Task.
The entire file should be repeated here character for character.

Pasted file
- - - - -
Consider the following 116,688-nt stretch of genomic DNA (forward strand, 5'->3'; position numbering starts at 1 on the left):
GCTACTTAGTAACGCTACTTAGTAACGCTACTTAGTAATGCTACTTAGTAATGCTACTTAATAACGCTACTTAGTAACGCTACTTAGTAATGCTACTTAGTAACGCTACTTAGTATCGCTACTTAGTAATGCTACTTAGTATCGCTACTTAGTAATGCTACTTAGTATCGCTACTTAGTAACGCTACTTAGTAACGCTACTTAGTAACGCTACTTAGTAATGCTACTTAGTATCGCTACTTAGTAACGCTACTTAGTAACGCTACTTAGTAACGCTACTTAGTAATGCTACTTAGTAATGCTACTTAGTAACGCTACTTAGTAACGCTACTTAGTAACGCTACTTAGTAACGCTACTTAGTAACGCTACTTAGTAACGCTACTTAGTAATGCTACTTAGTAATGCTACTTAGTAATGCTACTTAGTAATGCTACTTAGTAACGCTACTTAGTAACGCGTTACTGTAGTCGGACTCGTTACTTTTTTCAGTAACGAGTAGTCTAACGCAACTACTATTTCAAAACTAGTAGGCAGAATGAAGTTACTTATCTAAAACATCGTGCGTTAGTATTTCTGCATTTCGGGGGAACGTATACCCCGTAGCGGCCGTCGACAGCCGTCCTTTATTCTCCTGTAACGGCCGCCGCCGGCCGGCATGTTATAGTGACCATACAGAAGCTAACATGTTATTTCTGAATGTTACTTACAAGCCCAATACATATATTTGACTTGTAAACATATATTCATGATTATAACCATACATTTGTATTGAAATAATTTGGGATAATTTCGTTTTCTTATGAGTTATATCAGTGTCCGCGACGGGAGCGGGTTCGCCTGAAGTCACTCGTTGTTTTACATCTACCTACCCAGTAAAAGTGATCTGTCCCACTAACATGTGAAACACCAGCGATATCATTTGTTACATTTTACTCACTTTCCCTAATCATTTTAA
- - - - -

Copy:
Consider the following 116,688-nt stretch of genomic DNA (forward strand, 5'->3'; position numbering starts at 1 on the left):
GCTACTTAGTAACGCTACTTAGTAACGCTACTTAGTAATGCTACTTAGTAATGCTACTTAATAACGCTACTTAGTAACGCTACTTAGTAATGCTACTTAGTAACGCTACTTAGTATCGCTACTTAGTAATGCTACTTAGTATCGCTACTTAGTAATGCTACTTAGTATCGCTACTTAGTAACGCTACTTAGTAACGCTACTTAGTAACGCTACTTAGTAATGCTACTTAGTATCGCTACTTAGTAACGCTACTTAGTAACGCTACTTAGTAACGCTACTTAGTAATGCTACTTAGTAATGCTACTTAGTAACGCTACTTAGTAACGCTACTTAGTAACGCTACTTAGTAACGCTACTTAGTAACGCTACTTAGTAACGCTACTTAGTAATGCTACTTAGTAATGCTACTTAGTAATGCTACTTAGTAATGCTACTTAGTAACGCTACTTAGTAACGCGTTACTGTAGTCGGACTCGTTACTTTTTTCAGTAACGAGTAGTCTAACGCAACTACTATTTCAAAACTAGTAGGCAGAATGAAGTTACTTATCTAAAACATCGTGCGTTAGTATTTCTGCATTTCGGGGGAACGTATACCCCGTAGCGGCCGTCGACAGCCGTCCTTTATTCTCCTGTAACGGCCGCCGCCGGCCGGCATGTTATAGTGACCATACAGAAGCTAACATGTTATTTCTGAATGTTACTTACAAGCCCAATACATATATTTGACTTGTAAACATATATTCATGATTATAACCATACATTTGTATTGAAATAATTTGGGATAATTTCGTTTTCTTATGAGTTATATCAGTGTCCGCGACGGGAGCGGGTTCGCCTGAAGTCACTCGTTGTTTTACATCTACCTACCCAGTAAAAGTGATCTGTCCCACTAACATGTGAAACACCAGCGATATCATTTGTTACATTTTACTCACTTTCCCTAATCATTTTAA